“What came to be through him was life, and this life was the light of the human race…” Yesterday Jesus gives hearing and speech to a man without either; today He feeds four thousand people. But we already know He is capable of this and more. What, then, does this Gospel hold for us?
Notice that Jesus tells His disciples that His “heart is moved with pity for the crowd”; it is always Love that moves Jesus to act. In speaking with His disciples, He is shedding light on the need of the people, helping the disciples to see them in the same Light. But the disciples struggle to see clearly: “Where can anyone get enough bread to satisfy them here in this deserted place?”
If only they saw the True Manna, there before them in the desert! (John 6:31-33) Perhaps the Gospel writer tells us the number of the crowd not to impress us with what Jesus did (even feeding a few dozen people in this way would be impressive!), but rather to show us how difficult it was for the disciples to imagine a solution to the problem before them. Seven loaves and a few fish for four thousand people? Their prospects were dim indeed.
Jesus, who speaks a word and heals the deaf and mute man, then asks the disciples what food they have. We often assume this is because He plans to use what they have, but what if there is a deeper question here? What if He is really testing them, to see if one of them has allowed the Light to penetrate so deeply that he might respond, “Lord, we have only you; you are enough!”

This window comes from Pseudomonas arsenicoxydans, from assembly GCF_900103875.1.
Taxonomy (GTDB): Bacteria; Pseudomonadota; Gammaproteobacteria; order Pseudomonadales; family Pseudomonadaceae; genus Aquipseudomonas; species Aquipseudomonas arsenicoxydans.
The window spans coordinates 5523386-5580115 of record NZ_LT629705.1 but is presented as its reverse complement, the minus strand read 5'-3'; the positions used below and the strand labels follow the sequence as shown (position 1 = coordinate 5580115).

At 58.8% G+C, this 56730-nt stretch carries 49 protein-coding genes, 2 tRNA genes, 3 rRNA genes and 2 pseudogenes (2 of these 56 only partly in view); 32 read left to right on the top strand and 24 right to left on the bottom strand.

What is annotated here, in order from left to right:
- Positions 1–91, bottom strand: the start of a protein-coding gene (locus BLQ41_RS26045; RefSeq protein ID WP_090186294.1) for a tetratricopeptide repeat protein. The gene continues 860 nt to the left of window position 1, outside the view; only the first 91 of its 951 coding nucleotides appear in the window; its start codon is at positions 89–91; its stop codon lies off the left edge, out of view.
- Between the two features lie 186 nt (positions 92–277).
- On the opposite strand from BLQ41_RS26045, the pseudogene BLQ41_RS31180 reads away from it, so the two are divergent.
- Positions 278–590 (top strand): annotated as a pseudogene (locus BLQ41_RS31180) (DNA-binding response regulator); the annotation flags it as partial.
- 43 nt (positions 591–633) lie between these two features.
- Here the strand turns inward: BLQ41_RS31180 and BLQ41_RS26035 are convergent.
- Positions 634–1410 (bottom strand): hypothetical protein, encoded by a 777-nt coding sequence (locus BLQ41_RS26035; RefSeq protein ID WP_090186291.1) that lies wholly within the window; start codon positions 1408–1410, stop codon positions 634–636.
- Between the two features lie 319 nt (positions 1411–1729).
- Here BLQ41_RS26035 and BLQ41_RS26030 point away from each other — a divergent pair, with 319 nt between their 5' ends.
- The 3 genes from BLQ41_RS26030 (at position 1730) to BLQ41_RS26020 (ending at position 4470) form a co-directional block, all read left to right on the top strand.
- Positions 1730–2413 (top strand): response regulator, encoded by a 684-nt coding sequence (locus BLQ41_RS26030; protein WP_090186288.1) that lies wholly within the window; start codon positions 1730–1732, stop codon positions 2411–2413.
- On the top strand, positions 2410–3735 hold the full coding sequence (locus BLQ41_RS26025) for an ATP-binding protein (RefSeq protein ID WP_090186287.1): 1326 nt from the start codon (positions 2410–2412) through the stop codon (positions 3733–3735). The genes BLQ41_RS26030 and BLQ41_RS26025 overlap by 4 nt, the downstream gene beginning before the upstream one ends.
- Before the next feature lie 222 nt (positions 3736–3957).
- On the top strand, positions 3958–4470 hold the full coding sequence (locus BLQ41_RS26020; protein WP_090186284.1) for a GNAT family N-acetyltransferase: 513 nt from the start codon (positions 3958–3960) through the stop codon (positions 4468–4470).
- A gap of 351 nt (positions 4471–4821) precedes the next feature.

But they see by a natural light, and so they bring forward their bread and fish. The very God who created man from dust and woman from his rib fashions food for thousands from these meager offerings: those who came to see the Light, and those disciples who have lived in the Light for some time, together come to know the Light as He reveals Himself in this miracle. We offer bread and wine at Mass, which represent the offering we make of our very selves, and what does God do with these simple things?
He transforms them into Christ. Baptism, Eucharist; the entire Sacramental life, the whole point of our Christian faith is to aid us in being utterly consumed by the fire of God’s Spirit, to become like Jesus, the Light of the World. “You are the light of the world,” He told us on Sunday, after which He fed us the True Bread come down from Heaven, His own Flesh and Blood, that we might have His life within us.
Then, at the end of it all, He tells us, in the voice of our pastor, “Go in peace, glorifying the Lord by your life”; in that same Gospel He said, “…your light must shine before others, that they may see your good deeds and glorify your heavenly Father.”
Go forth, and shine brightly in this dark world.